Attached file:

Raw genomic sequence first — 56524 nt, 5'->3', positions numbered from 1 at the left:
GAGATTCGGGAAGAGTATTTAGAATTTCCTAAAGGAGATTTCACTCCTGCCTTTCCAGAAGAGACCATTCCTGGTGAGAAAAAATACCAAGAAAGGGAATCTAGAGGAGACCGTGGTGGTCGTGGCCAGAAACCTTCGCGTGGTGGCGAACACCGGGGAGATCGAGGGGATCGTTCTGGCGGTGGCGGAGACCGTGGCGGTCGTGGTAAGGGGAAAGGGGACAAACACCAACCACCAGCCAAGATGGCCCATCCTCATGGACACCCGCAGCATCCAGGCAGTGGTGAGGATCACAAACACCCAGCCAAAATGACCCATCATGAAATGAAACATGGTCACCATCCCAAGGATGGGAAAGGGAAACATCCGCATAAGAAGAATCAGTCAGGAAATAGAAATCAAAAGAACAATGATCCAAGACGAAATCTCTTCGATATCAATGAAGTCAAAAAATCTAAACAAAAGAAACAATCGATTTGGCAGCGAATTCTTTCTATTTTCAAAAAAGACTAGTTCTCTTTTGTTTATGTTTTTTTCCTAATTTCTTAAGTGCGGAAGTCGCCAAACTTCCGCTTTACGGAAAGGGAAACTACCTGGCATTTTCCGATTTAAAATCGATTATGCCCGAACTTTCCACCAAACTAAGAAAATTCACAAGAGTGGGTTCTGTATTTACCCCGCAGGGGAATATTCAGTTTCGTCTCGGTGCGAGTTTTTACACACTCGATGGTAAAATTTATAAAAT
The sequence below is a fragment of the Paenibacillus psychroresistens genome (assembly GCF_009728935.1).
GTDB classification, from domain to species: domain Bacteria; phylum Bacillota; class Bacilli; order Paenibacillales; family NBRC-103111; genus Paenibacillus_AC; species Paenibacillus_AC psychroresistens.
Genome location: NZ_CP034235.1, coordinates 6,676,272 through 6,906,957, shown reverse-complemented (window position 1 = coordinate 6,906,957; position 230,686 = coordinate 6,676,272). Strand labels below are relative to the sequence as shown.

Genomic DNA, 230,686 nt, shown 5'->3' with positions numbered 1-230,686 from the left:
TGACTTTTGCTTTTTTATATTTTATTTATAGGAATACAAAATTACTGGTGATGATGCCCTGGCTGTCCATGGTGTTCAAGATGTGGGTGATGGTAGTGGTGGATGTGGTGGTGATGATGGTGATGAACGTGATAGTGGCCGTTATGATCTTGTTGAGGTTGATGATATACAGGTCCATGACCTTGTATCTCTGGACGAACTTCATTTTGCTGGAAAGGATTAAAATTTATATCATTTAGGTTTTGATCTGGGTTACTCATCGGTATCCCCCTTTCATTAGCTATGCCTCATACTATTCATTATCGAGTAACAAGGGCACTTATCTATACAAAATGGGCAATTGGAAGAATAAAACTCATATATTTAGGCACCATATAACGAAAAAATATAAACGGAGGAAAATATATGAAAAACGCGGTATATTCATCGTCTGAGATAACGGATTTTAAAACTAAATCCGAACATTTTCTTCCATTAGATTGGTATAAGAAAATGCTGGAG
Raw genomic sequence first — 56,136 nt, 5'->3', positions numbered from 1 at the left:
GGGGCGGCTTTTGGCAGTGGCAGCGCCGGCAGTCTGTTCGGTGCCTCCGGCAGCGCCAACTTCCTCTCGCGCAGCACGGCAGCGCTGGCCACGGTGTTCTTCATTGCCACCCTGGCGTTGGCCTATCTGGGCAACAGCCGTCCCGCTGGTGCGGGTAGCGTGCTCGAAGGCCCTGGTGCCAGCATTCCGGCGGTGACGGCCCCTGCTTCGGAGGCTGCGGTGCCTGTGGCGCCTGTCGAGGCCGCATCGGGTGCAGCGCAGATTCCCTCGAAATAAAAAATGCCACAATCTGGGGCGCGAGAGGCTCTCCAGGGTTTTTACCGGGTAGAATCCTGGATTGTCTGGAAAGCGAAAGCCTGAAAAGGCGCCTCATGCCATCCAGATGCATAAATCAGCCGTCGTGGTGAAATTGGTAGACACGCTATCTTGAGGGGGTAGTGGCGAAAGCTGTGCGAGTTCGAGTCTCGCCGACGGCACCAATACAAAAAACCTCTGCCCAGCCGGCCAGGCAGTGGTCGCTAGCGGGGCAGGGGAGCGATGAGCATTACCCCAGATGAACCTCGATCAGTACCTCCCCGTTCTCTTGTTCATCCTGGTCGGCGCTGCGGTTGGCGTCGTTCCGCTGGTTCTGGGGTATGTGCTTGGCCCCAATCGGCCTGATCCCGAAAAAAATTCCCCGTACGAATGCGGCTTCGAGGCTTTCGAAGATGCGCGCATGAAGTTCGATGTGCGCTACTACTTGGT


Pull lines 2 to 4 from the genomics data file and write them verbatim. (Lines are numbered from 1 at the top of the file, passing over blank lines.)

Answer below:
GAGATTCGGGAAGAGTATTTAGAATTTCCTAAAGGAGATTTCACTCCTGCCTTTCCAGAAGAGACCATTCCTGGTGAGAAAAAATACCAAGAAAGGGAATCTAGAGGAGACCGTGGTGGTCGTGGCCAGAAACCTTCGCGTGGTGGCGAACACCGGGGAGATCGAGGGGATCGTTCTGGCGGTGGCGGAGACCGTGGCGGTCGTGGTAAGGGGAAAGGGGACAAACACCAACCACCAGCCAAGATGGCCCATCCTCATGGACACCCGCAGCATCCAGGCAGTGGTGAGGATCACAAACACCCAGCCAAAATGACCCATCATGAAATGAAACATGGTCACCATCCCAAGGATGGGAAAGGGAAACATCCGCATAAGAAGAATCAGTCAGGAAATAGAAATCAAAAGAACAATGATCCAAGACGAAATCTCTTCGATATCAATGAAGTCAAAAAATCTAAACAAAAGAAACAATCGATTTGGCAGCGAATTCTTTCTATTTTCAAAAAAGACTAGTTCTCTTTTGTTTATGTTTTTTTCCTAATTTCTTAAGTGCGGAAGTCGCCAAACTTCCGCTTTACGGAAAGGGAAACTACCTGGCATTTTCCGATTTAAAATCGATTATGCCCGAACTTTCCACCAAACTAAGAAAATTCACAAGAGTGGGTTCTGTATTTACCCCGCAGGGGAATATTCAGTTTCGTCTCGGTGCGAGTTTTTACACACTCGATGGTAAAATTTATAAAAT
The sequence below is a fragment of the Paenibacillus psychroresistens genome (assembly GCF_009728935.1).
GTDB classification, from domain to species: domain Bacteria; phylum Bacillota; class Bacilli; order Paenibacillales; family NBRC-103111; genus Paenibacillus_AC; species Paenibacillus_AC psychroresistens.